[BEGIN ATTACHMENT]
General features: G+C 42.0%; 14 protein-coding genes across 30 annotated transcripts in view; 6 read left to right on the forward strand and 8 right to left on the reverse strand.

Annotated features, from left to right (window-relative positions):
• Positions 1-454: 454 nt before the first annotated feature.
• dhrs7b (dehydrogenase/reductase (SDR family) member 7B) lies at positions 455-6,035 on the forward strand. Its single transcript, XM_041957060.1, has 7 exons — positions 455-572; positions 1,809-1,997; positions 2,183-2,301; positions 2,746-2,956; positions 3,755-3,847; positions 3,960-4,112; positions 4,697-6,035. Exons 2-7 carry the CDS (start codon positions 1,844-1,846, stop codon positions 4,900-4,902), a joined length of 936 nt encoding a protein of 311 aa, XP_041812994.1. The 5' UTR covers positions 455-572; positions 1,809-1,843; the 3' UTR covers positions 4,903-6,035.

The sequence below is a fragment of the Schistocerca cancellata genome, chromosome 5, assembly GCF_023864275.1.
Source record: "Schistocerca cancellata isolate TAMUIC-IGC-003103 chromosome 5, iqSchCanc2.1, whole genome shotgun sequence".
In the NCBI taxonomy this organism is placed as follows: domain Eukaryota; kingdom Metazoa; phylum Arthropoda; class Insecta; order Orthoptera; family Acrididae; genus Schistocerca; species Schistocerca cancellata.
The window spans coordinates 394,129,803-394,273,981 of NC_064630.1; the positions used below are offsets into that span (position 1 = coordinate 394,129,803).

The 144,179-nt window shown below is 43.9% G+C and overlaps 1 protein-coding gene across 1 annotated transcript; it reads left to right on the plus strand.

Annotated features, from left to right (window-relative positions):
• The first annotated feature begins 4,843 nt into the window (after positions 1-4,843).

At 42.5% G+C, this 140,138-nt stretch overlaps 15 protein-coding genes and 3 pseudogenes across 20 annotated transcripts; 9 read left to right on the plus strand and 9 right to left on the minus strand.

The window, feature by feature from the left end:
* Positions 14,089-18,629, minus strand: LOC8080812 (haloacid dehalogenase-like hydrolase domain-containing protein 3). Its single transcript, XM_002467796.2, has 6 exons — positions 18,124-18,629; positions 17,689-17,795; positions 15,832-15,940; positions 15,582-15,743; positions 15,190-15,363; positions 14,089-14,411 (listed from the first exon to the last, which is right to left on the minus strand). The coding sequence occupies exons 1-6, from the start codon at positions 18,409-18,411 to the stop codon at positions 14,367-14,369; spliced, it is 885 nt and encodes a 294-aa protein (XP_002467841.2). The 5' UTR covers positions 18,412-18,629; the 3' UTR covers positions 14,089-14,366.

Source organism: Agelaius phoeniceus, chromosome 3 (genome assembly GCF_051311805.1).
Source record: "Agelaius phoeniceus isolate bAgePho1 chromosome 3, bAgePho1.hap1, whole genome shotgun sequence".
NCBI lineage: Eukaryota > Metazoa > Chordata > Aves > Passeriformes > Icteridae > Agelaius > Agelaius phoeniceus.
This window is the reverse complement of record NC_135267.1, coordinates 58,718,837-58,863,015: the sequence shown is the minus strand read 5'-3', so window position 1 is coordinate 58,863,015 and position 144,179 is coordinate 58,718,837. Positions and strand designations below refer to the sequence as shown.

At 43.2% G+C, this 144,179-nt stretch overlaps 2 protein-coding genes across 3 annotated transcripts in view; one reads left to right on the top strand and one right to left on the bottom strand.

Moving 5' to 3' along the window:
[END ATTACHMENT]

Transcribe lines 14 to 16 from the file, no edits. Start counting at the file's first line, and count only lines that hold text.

* Positions 14,089-18,629, minus strand: LOC8080812 (haloacid dehalogenase-like hydrolase domain-containing protein 3). Its single transcript, XM_002467796.2, has 6 exons — positions 18,124-18,629; positions 17,689-17,795; positions 15,832-15,940; positions 15,582-15,743; positions 15,190-15,363; positions 14,089-14,411 (listed from the first exon to the last, which is right to left on the minus strand). The coding sequence occupies exons 1-6, from the start codon at positions 18,409-18,411 to the stop codon at positions 14,367-14,369; spliced, it is 885 nt and encodes a 294-aa protein (XP_002467841.2). The 5' UTR covers positions 18,412-18,629; the 3' UTR covers positions 14,089-14,366.

Source organism: Agelaius phoeniceus, chromosome 3 (genome assembly GCF_051311805.1).
Source record: "Agelaius phoeniceus isolate bAgePho1 chromosome 3, bAgePho1.hap1, whole genome shotgun sequence".